October 2, 2013
Holocaust exhibit arrives at Hale
For the second time this year, an exhibit from the Consulate General of the Republic of Poland in Chicago will be on display at K-State. Its official opening will coincide with a performance of a Holocaust-inspired play.
"The World Knew: Jan Karski’s Mission for Humanity" will be on display on the second floor of Hale Library during the month of October. Vice Consul Konrad Zieliński will take part in the official opening ceremony at 4 p.m. Friday, Oct. 11. The public is invited to attend.
The 20-panel exhibit, which was recently on display at the United Nations in New York, is dedicated to Karski who was a diplomat, Polish WWII resistance fighter and eyewitness to the German Nazi atrocities in the death camps. He single-handedly tried to stop the Holocaust by reporting to the West asking the Allies to take action while there was still time to save millions of lives. Through Karski, the Underground Polish State implored the West to take action and save Jewish citizens of the Republic of Poland, who were being exterminated in German concentration camps in occupied Poland. President Obama awarded Karski with the Medal of Freedom posthumously in May 2012.
The College of Education, K-State Libraries, the School of Leadership Studies and the Kansas Polish American Congress coordinated campus efforts for this educational exhibit. Susan Yelich Biniecki, assistant professor in the College of Education’s department of educational leadership, spearheaded this effort.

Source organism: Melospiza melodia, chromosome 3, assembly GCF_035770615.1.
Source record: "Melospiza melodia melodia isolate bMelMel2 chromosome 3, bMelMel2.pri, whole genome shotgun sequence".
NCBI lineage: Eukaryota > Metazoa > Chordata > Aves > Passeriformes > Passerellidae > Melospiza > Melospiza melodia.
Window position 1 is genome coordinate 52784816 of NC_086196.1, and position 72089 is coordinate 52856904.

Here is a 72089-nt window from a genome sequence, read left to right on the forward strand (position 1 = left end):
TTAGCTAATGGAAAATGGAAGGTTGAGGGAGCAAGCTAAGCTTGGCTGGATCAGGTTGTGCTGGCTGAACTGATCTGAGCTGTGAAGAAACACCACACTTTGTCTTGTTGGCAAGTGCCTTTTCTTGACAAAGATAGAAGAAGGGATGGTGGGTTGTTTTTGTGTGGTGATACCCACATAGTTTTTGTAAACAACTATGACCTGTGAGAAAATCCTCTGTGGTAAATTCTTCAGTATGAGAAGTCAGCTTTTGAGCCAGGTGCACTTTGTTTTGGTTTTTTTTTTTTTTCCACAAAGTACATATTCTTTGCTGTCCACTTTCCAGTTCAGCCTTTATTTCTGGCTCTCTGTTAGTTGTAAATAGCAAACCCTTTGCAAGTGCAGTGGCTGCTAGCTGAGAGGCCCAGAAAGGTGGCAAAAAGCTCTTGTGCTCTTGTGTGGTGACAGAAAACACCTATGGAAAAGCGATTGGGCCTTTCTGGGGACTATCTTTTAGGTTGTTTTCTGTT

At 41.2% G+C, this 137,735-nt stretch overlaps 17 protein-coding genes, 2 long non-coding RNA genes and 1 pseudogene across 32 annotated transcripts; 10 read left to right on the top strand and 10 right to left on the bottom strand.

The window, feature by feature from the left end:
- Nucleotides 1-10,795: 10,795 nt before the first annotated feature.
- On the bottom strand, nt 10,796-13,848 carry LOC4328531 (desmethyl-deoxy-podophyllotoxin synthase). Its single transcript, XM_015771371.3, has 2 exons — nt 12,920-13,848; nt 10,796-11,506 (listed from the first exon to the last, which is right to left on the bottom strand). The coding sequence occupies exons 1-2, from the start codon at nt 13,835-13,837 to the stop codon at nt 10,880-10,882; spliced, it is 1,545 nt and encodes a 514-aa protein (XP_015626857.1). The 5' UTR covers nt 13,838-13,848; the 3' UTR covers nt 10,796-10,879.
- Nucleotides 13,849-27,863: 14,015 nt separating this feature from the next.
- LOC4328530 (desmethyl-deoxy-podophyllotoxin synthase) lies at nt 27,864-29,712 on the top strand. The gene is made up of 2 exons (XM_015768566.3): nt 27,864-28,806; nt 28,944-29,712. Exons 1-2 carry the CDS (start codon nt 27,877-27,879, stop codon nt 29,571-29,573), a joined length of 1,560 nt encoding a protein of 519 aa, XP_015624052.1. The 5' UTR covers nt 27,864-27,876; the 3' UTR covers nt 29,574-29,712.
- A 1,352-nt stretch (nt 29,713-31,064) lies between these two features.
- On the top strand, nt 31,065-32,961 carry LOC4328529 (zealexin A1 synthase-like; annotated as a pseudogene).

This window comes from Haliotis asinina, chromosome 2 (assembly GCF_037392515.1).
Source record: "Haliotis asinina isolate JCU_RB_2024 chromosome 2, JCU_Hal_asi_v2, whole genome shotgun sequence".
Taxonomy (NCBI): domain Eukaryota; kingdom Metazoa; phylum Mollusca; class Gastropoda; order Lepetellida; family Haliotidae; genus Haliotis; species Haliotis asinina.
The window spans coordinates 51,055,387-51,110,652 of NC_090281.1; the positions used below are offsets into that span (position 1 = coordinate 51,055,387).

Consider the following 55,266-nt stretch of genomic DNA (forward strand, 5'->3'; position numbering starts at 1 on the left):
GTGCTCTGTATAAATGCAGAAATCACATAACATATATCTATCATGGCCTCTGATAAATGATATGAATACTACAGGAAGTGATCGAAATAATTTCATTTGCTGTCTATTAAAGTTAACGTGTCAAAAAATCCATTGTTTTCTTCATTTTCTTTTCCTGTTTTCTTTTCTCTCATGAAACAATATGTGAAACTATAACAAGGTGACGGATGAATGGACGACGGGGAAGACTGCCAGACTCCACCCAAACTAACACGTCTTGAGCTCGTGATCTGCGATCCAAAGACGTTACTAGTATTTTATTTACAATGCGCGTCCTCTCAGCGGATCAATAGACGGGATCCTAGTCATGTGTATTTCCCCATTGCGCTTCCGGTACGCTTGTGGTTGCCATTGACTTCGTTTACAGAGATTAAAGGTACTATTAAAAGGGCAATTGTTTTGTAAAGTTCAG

"Holocaust education is critical so that not one generation goes by without understanding this atrocity," Yelich Biniecki said. "Through the life of Jan Karski, this exhibit demonstrates the importance of social justice and the seemingly ever-present need to address inequality and human rights abuses."
Lori Goetsch, dean of K-State Libraries, and Debbie Mercer, dean of the College of Education, greatly appreciate the Consulate General of the Republic of Poland’s interest in K-State and continued sponsorship and involvement on campus. Both are especially grateful to collaborate on another meaningful exhibit.
The exhibit’s formal opening ceremony will coincide with a performance of "Life in a Jar" at 2 p.m. Oct. 11 in the Little Theatre at the K-State Student Union. The play is based on the life of another unsung hero during the Holocaust, Irena Sendler.
Sendler, through an underground network, saved the lives of 2,500 children from possible death by smuggling them out of the Warsaw Ghetto. Her work may have been lost to the ages if not for Norm Conard, a teacher in Uniontown, Kan., and four of his students.
Conard developed a project-based learning assignment about the Holocaust. His students read one sentence about Sendler in a national magazine and were intrigued, but virtually no other information existed about her work. They wrote "Life in a Jar," titled after the fact Sendler hid the names of the children she’d smuggled in jars buried in her yard. Their work ultimately inspired a book, a Hallmark Hall of Fame movie and Sendler’s nomination for the Nobel Peace Prize in 2007.
The College of Education produced a video about Irena Sendler titled "The Irena Sendler Project Documentary: Life in a Jar," which can be viewed at online.